Wow! That is some twist in this whole SCO mess I haven’t foreseen. This is what is in Nmap 3.50 release notes :
“SCO Corporation of Lindon, Utah (formerly Caldera) has lately taken to an extortion campaign of demanding license fees from Linux users for code that they themselves knowingly distributed under the terms of the GNU GPL. They have also refused to accept the GPL, claiming that some preposterous theory of theirs makes it invalid (and even unconstitutional)! Meanwhile they have distributed GPL-licensed Nmap in (at least) their ‘Supplemental Open Source CD’. In response to these blatant violations, and in accordance with section 4 of the GPL, we hereby terminate SCO’s rights to redistribute any versions of Nmap in any of their products, including (without limitation) OpenLinux, Skunkware, OpenServer, and UNIXWare. We have also stopped supporting the OpenServer and UNIXWare platforms.”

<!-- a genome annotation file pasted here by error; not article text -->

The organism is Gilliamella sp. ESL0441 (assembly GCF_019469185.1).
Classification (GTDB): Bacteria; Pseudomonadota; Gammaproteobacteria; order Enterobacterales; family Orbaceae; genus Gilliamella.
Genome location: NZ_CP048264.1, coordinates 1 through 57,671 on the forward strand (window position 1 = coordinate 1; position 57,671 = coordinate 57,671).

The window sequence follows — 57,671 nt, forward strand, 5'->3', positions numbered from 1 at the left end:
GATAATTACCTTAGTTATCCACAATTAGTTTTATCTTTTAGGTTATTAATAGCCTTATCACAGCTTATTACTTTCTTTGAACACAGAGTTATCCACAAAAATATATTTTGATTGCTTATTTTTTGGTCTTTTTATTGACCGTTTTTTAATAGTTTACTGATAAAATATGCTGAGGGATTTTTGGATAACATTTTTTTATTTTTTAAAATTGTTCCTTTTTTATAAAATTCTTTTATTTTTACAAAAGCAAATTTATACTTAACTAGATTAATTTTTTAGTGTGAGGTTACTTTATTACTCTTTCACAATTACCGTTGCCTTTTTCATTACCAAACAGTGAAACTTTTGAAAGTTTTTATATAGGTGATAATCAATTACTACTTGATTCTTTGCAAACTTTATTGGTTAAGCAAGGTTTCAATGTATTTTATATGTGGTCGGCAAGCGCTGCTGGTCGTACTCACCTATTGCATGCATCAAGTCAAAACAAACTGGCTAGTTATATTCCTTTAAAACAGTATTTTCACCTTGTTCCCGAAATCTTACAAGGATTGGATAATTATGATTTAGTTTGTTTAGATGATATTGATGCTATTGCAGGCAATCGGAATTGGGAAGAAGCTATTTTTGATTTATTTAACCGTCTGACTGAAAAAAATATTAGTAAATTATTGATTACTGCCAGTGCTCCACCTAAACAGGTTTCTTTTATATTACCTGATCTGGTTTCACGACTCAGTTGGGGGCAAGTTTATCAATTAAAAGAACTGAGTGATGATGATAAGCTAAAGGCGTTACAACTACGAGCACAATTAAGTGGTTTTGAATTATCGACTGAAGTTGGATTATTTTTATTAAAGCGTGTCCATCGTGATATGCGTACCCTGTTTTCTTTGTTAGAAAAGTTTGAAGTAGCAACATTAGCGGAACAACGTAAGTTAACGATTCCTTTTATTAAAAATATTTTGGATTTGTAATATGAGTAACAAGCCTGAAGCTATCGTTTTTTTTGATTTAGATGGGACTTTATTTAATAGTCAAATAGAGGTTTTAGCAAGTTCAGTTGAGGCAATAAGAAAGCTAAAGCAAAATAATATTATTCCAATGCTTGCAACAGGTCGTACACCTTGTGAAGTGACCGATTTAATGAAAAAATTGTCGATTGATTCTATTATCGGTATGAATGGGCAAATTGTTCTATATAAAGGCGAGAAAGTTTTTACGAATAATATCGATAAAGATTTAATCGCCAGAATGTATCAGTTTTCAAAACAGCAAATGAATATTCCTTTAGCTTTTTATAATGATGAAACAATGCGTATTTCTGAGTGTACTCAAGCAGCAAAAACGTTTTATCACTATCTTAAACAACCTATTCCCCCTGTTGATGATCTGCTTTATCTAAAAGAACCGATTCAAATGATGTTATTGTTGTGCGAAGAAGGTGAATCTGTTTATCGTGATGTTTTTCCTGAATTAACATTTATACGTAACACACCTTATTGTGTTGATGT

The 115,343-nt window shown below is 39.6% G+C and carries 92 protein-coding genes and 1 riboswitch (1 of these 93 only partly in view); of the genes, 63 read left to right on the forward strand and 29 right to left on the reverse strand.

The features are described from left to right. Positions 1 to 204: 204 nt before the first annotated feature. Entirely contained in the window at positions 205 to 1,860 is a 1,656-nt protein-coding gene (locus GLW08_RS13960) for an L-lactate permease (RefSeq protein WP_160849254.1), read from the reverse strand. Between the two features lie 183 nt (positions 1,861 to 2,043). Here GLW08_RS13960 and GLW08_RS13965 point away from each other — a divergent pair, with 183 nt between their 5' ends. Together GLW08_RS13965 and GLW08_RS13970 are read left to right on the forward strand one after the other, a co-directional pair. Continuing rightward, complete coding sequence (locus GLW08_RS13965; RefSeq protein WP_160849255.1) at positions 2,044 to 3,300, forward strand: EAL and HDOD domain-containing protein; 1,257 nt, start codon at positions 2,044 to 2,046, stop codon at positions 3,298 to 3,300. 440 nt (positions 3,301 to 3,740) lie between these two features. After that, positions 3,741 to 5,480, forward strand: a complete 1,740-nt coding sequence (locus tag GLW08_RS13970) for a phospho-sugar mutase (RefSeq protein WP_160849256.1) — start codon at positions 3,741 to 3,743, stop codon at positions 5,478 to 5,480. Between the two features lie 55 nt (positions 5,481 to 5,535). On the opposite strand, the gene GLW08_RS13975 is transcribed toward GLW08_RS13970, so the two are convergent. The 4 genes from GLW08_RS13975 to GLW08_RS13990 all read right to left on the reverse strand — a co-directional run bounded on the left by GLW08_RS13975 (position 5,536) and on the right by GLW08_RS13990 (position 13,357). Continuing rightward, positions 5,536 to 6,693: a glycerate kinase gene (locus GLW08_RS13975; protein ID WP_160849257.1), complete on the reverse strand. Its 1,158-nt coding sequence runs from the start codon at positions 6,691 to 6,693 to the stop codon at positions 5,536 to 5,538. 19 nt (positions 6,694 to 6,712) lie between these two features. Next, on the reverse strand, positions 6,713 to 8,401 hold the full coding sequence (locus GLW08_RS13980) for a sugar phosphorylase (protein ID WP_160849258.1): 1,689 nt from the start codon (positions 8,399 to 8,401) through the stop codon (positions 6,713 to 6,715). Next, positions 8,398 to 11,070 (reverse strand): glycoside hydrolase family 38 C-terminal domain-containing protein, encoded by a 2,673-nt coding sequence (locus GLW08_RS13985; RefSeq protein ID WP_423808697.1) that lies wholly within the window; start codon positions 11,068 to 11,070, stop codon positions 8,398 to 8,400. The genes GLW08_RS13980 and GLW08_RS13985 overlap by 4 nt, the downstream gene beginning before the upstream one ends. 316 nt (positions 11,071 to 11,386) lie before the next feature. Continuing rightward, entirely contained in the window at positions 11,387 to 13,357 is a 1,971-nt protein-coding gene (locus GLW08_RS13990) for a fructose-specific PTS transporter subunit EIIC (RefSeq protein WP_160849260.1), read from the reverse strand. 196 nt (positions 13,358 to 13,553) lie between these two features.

This gives me the following thought: what if every GPL author terminates SCO rights to redistribute their software?
Apparently, Groklaw’s Pamela Jones seems to agree that if SCO repudiated GPL, they can fall under section 4 termination terms, which means that any GPL author can sue them. That would be interesting, for a change!